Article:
) and Eastern Europe. It was not regularly used in the English-speaking world until the 1980s.
Georgian form of TAHMURAS
. This was the name of several kings who ruled over kingdoms located in what is now modern Georgia.
Possibly related to Georgian სინათლე (sinatle)
"light". The name was devised by the Georgian poet Shota Rustaveli for his 12th-century epic poem 'The Knight in the Panther's Skin', in which Tinatin is the ruler of Arabia and the lover of Avtandil
Georgian form of Greek Τορνικιος (Tornikios)
or Τορνικης (Tornikes)
, the name of a prominent Byzantine family that was of Armenian or Georgian descent. The family name may be derived from Armenian թոռնիկ (tornik)
, a diminutive of թոռն (torn)
meaning "grandchild". Usage as a given name probably began in honour of the family, a notable member of which was a saint.
Probably derived from Georgian ცის (tsis)
meaning "of the sky", the genitive case of ცა (tsa)
Derived from Georgian ცის (tsis)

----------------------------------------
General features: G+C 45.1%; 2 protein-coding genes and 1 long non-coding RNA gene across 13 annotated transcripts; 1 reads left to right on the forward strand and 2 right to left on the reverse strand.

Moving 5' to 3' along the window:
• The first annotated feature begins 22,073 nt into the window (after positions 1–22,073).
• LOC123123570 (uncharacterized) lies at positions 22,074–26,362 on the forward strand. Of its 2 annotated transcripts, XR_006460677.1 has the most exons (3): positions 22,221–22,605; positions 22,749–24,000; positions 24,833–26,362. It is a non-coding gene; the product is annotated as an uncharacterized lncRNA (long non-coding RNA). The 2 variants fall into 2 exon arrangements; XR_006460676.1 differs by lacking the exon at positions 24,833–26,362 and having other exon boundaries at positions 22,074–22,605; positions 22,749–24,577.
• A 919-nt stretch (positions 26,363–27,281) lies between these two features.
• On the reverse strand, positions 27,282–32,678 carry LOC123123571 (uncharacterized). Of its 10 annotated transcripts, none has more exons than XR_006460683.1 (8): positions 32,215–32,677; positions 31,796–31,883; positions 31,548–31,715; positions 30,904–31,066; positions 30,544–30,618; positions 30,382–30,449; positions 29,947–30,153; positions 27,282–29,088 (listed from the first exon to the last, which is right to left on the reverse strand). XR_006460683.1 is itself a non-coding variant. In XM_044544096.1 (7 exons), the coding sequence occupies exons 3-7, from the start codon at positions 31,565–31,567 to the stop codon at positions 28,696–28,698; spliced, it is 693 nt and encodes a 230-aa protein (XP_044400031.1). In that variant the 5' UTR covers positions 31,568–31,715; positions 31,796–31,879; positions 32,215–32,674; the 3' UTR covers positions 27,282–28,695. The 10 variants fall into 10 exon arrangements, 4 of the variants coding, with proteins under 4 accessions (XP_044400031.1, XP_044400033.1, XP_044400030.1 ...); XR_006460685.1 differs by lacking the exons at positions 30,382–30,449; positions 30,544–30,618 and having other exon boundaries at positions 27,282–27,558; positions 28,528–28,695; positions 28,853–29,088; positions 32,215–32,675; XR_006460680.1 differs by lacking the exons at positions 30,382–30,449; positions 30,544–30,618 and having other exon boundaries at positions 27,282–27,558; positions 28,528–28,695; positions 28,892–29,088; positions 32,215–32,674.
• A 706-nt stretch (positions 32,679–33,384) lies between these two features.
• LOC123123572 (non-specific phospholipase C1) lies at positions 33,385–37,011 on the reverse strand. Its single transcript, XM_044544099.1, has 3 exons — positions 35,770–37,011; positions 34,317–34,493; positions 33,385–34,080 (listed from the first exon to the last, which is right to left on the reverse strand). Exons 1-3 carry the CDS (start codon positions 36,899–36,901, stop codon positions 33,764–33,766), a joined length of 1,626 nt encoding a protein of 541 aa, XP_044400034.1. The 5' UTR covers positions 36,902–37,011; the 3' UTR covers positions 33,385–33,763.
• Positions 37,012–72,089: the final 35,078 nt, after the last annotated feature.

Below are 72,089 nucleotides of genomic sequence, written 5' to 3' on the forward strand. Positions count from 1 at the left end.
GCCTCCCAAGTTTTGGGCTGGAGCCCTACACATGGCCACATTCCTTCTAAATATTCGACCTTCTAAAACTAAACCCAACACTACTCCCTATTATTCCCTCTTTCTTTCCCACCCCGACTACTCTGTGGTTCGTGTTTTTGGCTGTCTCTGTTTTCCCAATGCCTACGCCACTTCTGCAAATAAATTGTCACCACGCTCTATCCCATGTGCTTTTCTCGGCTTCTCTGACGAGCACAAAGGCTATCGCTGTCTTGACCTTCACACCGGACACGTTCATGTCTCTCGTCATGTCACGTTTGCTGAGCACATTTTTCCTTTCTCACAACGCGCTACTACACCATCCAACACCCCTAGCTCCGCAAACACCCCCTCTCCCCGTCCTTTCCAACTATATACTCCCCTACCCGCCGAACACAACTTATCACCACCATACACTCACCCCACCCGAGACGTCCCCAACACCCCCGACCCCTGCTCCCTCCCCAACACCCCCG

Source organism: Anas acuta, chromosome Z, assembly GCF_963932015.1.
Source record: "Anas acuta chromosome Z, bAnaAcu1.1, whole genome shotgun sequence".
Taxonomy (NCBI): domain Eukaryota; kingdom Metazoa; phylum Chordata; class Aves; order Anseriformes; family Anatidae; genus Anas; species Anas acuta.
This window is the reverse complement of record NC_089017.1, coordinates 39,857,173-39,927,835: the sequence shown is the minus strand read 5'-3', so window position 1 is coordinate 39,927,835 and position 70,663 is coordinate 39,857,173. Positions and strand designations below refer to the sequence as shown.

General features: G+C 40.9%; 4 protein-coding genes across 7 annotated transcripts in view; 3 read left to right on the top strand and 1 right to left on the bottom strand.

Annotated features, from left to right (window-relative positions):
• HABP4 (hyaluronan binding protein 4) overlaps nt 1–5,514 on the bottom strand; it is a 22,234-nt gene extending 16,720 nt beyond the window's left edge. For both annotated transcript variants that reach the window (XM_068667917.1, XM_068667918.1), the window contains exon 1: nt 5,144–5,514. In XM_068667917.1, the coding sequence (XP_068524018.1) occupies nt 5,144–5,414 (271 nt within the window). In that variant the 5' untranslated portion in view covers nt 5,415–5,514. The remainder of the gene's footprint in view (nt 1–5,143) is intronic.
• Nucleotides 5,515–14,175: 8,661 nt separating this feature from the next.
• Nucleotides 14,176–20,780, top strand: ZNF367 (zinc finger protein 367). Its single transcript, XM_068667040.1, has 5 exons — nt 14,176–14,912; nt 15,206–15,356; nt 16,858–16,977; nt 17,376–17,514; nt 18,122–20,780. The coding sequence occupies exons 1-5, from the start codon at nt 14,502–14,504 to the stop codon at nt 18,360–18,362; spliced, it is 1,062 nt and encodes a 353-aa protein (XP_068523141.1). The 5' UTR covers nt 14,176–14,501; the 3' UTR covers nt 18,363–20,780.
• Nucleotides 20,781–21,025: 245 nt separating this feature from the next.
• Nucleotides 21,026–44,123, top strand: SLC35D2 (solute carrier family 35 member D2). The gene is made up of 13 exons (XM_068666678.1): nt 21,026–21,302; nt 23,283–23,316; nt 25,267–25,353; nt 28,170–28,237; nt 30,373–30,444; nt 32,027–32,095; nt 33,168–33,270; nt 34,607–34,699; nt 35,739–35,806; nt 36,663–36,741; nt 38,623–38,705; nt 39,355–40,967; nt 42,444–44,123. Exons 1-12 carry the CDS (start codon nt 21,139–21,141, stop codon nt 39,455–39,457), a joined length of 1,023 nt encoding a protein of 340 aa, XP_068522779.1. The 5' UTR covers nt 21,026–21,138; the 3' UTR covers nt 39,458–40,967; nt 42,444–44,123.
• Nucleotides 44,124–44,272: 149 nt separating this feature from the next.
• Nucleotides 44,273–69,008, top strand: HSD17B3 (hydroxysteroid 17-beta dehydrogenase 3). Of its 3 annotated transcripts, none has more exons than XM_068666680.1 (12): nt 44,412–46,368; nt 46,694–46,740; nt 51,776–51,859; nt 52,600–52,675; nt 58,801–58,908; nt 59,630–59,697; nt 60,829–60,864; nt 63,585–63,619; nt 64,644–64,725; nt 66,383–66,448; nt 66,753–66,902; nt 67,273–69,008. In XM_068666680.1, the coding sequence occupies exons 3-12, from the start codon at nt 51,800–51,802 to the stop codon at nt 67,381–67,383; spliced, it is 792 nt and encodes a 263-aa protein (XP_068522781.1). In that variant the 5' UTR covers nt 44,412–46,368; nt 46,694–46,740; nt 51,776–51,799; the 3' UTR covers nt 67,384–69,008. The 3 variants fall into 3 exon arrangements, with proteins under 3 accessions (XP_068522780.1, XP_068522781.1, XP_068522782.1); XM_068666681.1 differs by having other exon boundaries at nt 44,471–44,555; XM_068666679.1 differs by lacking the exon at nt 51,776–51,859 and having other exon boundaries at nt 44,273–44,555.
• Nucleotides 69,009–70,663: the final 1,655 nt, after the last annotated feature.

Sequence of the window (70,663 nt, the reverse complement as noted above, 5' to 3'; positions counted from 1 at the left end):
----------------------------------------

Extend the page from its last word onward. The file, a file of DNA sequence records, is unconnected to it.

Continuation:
meaning "of the sky", the genitive case of ცა (tsa)
Means "heavenly, celestial" in Georgian, a derivative of ცა (tsa)
Derived from Old Persian varka-tanu
meaning "wolf-bodied". This name was borne by several kings of Georgia.
VALERIANვალერიანmRussian, Ukrainian, Georgian, Romanian, History
From the Roman cognomen Valerianus
, which was itself derived from the Roman name VALERIUS
. This was the name of a 3rd-century Roman emperor. Several saints also had this name, including a 2nd-century martyr of Lyons.
Derived from Georgian ვარდი (vardi)
meaning "rose", ultimately from Persian via Armenian.
VERA (1)ვერაfRussian, English, German, Swedish, Norwegian, Danish, Dutch, Portuguese, Italian, Spanish, Hungarian, Romanian, Serbian, Croatian, Macedonian, Georgian
Means "faith" in Russian, though it is sometimes associated with the Latin word verus
"true". It has been in general use in the English-speaking world since the late 19th century.